The U.S. should bust up its megabanks and impose strict laws curbing the size and complexity of financial institutions, a top Federal Reserve official told the Huffington Post.
In a 45-minute interview this week, Federal Reserve Bank of Kansas City President Thomas M. Hoenig, who's emerged as one of the few influential voices calling for a fundamental redesign of a broken U.S. financial system:
Hoenig's criticisms echo those made by reformers pushing to remake a financial system that melted down in 2008 after years of excessive risk-taking and loose regulation finally took its toll, causing the worst economic collapse since the Great Depression and costing the nation more than 8 million jobs.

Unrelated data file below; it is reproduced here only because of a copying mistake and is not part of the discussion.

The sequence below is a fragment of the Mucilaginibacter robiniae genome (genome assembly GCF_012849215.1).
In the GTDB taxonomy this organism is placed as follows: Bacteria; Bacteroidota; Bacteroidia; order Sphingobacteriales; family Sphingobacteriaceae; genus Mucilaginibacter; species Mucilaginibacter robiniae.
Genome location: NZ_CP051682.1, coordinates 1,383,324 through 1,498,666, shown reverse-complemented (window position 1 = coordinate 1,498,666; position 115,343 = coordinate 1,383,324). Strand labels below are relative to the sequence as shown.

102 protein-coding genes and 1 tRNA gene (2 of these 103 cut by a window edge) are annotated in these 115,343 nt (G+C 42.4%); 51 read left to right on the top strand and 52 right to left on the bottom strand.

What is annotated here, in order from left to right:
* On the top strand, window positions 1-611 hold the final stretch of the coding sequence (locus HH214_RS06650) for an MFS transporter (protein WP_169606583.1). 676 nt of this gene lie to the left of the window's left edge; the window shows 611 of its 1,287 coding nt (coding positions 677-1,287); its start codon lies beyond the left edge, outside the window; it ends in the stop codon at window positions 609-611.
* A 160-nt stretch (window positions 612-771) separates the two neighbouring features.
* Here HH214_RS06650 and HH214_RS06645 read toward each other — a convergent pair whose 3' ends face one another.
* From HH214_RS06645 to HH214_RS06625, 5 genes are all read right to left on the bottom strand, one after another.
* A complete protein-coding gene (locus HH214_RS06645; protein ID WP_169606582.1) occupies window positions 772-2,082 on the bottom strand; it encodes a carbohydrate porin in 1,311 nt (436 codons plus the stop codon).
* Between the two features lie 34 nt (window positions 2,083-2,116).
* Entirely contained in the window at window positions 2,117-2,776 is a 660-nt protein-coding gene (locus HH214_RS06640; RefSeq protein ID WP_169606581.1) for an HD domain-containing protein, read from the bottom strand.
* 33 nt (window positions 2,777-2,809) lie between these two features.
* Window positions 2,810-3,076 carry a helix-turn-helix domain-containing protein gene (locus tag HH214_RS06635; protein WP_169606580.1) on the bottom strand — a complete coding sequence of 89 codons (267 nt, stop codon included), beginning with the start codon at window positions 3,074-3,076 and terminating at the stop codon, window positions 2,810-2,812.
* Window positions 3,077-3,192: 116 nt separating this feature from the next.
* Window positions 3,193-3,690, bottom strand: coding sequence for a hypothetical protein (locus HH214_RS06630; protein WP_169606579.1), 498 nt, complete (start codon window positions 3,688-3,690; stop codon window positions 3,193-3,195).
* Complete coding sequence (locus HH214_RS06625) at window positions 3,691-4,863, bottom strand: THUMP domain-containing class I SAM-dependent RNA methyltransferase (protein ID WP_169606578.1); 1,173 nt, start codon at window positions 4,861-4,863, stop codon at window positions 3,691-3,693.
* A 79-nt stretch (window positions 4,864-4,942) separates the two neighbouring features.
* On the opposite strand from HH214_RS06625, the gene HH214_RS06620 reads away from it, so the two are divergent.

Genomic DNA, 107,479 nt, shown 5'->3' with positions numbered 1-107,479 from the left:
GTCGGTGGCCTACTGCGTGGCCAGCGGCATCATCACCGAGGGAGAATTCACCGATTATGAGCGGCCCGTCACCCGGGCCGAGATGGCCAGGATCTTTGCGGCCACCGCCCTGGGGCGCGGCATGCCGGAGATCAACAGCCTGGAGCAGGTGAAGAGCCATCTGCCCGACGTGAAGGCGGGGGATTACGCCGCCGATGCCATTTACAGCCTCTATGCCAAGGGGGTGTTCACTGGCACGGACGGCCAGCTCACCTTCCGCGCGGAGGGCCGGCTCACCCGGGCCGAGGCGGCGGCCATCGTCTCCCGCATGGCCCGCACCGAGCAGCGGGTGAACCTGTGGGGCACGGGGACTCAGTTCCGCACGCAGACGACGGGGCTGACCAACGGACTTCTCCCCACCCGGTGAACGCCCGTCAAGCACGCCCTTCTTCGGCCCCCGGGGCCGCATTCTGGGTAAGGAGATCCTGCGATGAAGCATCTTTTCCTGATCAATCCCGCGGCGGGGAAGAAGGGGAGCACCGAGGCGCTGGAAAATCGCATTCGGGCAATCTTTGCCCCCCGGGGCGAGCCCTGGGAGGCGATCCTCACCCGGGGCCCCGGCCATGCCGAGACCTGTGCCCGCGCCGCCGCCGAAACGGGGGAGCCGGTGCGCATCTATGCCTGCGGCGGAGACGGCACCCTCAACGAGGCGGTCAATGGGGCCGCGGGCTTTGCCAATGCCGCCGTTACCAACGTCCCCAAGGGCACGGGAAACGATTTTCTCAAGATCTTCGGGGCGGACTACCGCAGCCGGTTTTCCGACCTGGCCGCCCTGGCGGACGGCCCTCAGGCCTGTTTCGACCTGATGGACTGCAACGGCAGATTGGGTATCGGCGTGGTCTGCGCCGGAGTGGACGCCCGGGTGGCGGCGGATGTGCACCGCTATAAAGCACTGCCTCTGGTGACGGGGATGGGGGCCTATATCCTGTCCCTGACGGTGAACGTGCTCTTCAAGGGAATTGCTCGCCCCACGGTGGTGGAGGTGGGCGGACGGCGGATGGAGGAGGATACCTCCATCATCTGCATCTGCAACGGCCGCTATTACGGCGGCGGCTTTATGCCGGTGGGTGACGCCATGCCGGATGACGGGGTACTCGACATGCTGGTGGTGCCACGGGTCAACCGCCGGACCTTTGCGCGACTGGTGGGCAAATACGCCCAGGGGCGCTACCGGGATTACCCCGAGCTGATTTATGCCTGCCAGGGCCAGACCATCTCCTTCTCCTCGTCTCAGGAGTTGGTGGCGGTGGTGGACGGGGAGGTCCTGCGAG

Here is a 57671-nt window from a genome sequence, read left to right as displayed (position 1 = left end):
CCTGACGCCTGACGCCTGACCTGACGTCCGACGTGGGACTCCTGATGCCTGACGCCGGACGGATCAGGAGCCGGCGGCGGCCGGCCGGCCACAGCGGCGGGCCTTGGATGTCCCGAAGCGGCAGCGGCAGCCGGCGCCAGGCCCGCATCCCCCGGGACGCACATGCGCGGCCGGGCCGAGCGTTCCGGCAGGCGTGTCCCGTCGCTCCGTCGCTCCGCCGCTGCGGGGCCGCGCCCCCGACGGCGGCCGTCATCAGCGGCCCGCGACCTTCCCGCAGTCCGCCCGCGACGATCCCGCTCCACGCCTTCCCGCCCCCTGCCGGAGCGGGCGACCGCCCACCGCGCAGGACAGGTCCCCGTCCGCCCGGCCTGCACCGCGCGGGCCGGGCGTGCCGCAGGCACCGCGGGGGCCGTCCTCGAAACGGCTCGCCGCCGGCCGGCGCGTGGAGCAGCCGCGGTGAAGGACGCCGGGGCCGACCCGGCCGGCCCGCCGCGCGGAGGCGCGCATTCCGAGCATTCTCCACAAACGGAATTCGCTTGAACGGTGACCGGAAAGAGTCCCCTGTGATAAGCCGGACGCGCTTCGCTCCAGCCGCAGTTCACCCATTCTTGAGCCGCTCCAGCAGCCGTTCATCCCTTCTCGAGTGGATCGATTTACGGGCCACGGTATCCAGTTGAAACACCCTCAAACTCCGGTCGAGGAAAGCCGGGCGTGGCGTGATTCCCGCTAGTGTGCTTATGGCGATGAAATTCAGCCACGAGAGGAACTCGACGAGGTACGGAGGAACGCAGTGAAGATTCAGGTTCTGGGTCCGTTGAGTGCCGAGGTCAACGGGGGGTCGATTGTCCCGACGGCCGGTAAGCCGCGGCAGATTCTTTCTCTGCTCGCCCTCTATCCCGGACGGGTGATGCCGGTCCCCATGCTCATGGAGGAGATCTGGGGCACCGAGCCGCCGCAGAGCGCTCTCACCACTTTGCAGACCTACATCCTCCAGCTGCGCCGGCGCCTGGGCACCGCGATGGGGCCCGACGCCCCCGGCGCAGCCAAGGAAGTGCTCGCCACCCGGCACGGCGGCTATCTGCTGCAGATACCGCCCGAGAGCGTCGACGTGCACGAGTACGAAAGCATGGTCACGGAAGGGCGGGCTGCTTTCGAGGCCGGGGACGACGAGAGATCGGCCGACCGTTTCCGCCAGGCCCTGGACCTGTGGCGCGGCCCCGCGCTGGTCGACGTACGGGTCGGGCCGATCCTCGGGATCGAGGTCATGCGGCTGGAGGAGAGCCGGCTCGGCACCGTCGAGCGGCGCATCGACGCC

- Lambasted the tilted playing field that benefits Wall Street banks over Main Street banks;
- Called the idea that the U.S. needs megabanks to compete globally a "fantasy";
- Said Congress should mandate simple, easily understood and enforceable rules -- rather than guidelines -- so regulators can restrain financial firms and rein in the financial system;
- Prodded the Senate to get tougher on permanently ending Too Big To Fail by enacting laws that would take away much of the discretion currently held by policymakers (who bailed out financial firms when confronted with these decisions in late 2008);
- And criticized the Federal Reserve's ongoing policy to keep the main interest rate near zero because it "guarantee[s] a spread to Wall Street", enabling unearned profits and "encourag[ing] speculation."
Talk dirty to me!